Backstage with Evalyn Hansen: If you were lucky enough to see the Oregon Stage Works Playwrights' Unit's last series of readings, "Seven Deadly Sins," you saw seasoned Broadway actress Gloria Rossi Menedes give delightful performances in six of them.
If you were lucky enough to see the Oregon Stage Works Playwrights' Unit's last series of readings, "Seven Deadly Sins," you saw seasoned Broadway actress Gloria Rossi Menedes give delightful performances in six of them.
Menedes' new restaurant, Blue — Greek on Granite, in Ashland, has been an overwhelming success. It's a family enterprise, which she shares with husband George, daughter Thea and son Alexei. As we dined on the outdoor patio of Blue, Menedes and I talked about the "Greek mystique."
When the two of us were in our teens, we spent six months studying at the University of California's Classical Theater campuses in Athens and Delphi, Greece. During our stay, the country was suddenly locked in a military coup, and we learned valuable lessons about politics and the power of theater.
GM: When you think of the watered-down suburban life that we led, for us to go to Greece, what magic we found in that amazing country. They love people, they love women, and they show it. There's always a kind of magic around the corner in Greece. People have that sense that something out of the ordinary, something spontaneous is going to happen, that sense of surprise. Being married to a Greek for twenty-nine years, that's part of the glue, "I wonder what's going to happen today?"
EH: And then, there was the Greek military coup that showed us the power of free expression and the power of art. The military went after the artists first.
GM: Artists can effect such change. Artists' ideas threaten on a big level. They needed to curtail that freedom of speech. Nikos Kazantzakis, who wrote "Zorba the Greek," was banned, and the composer Mikis Theodorakis had to flee. The new government found out that we were producing "The Lover," by Harold Pinter, and tried to suppress it. To them, Harold Pinter was political. The creepy thing is that they found out we were doing it. They were watching us.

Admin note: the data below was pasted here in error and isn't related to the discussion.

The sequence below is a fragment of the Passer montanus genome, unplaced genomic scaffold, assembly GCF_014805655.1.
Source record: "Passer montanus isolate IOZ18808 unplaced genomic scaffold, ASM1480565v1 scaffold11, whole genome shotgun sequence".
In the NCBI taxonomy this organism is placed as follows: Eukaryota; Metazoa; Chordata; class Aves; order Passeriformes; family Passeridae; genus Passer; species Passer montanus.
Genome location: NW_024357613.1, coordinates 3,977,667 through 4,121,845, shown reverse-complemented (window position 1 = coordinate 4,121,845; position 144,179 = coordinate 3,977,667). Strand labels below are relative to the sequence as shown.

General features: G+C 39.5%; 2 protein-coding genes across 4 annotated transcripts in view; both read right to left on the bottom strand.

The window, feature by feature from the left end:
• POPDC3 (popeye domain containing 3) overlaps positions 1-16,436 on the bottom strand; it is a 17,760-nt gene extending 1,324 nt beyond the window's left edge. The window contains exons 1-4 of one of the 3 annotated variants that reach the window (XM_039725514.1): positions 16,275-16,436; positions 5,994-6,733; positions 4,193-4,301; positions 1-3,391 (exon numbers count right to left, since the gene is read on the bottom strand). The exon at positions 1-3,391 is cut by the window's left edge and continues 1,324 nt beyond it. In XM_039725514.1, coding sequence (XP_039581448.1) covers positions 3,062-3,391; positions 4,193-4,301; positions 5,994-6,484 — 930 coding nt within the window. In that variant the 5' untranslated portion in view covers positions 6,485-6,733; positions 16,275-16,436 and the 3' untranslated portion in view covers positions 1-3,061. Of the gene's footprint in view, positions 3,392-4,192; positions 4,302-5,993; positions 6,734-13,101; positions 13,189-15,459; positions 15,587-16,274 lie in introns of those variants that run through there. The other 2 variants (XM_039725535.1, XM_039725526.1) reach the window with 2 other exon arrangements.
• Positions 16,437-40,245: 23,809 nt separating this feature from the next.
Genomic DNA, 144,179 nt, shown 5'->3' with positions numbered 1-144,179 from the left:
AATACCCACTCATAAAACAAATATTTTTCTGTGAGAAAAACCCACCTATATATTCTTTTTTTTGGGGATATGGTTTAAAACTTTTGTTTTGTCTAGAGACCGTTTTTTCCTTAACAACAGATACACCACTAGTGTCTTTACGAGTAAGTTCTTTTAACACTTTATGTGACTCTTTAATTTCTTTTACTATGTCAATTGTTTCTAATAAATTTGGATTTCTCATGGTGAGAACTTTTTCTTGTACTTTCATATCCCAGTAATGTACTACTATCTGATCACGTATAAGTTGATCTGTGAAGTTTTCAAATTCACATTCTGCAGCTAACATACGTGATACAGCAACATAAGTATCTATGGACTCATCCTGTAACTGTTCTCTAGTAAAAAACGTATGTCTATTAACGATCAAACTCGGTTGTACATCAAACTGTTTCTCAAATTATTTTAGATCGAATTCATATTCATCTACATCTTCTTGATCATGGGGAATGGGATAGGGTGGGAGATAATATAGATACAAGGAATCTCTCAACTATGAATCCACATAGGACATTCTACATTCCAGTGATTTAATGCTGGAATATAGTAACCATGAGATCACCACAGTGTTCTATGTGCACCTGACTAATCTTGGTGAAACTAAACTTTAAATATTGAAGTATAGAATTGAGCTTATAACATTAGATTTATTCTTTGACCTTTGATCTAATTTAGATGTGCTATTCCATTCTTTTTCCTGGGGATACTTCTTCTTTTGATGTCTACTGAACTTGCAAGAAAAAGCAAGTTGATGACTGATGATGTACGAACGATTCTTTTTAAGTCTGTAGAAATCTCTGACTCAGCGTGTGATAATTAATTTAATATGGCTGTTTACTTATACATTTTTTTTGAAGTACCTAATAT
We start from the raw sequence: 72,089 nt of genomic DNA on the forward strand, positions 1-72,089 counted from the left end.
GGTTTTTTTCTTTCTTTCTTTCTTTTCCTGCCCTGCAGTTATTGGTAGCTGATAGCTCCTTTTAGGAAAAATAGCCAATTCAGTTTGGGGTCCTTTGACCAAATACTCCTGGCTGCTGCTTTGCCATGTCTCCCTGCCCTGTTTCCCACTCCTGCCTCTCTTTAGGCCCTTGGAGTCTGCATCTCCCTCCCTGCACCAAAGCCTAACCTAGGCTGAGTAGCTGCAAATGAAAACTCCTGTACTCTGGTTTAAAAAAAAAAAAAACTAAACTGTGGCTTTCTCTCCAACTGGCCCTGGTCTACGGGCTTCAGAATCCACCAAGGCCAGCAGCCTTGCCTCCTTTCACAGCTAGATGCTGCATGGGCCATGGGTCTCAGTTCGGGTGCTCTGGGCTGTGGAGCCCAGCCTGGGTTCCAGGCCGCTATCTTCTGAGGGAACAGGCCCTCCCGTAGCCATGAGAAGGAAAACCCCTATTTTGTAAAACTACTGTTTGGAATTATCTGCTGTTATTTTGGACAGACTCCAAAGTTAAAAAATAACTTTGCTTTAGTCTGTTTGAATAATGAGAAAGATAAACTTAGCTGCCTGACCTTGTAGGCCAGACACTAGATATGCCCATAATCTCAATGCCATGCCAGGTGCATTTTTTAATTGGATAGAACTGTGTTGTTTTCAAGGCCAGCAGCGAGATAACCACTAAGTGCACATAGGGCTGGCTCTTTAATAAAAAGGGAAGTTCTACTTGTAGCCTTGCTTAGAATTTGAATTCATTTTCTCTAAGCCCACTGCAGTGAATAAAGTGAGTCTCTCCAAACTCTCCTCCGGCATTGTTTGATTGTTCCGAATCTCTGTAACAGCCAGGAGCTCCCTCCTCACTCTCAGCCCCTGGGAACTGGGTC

EH: They even banned the classical playwright Euripides, and not Sophocles.
GM: Greece is an old culture; they're very connected to their history. Euripides challenged societal authority; Sophocles didn't. Euripides was dangerous.
EH: Before our time in Greece, I really never knew how to spontaneously go out and dance and just have a good time. There were those wonderful theater troupes that traveled from town to town throughout the country; it was such an appealing lifestyle.
GM: In Greece I could accept my boldness. Here, women are supposed to be quiet, demure, held-in. We live in a watered-down culture. Greek theater waved the magic wand to say, "Yes, this kind of boldness does exist; you're not just some kind of anomaly." When I got back from Greece, I was completely altered. It was an emotional quantum leap, an emotional sanction. It certainly helped me as an actor, to pick bold parts, and just go for it, and break boundaries. It's part of human nature, the limbic part of the brain that we push down: rage, anger and revenge. The Greeks really tap into that. And there is a lot of laughter. I've played Medea and Lysistrata — these characters are bold, outrageous. If you have the good luck to get to play some of these women and let go, it's very soul expanding; it has a fearless quality. You step into fearlessness.
Menedes will be reading again in "Hidden Agendas," the next set of short plays by the OSW Playwrights' Unit, to be directed by Peter Alzado. The readings will begin at 7:30 p.m. Monday and Tuesday, June 28-29, at the Unitarian Center, Fourth and C streets, Ashland. Cost is $10.
Evalyn Hansen is a writer and director living in Ashland. She trained as an actor at the American Conservatory Theatre and is a founding member of San Francisco's Magic Theatre. Reach her at firstname.lastname@example.org.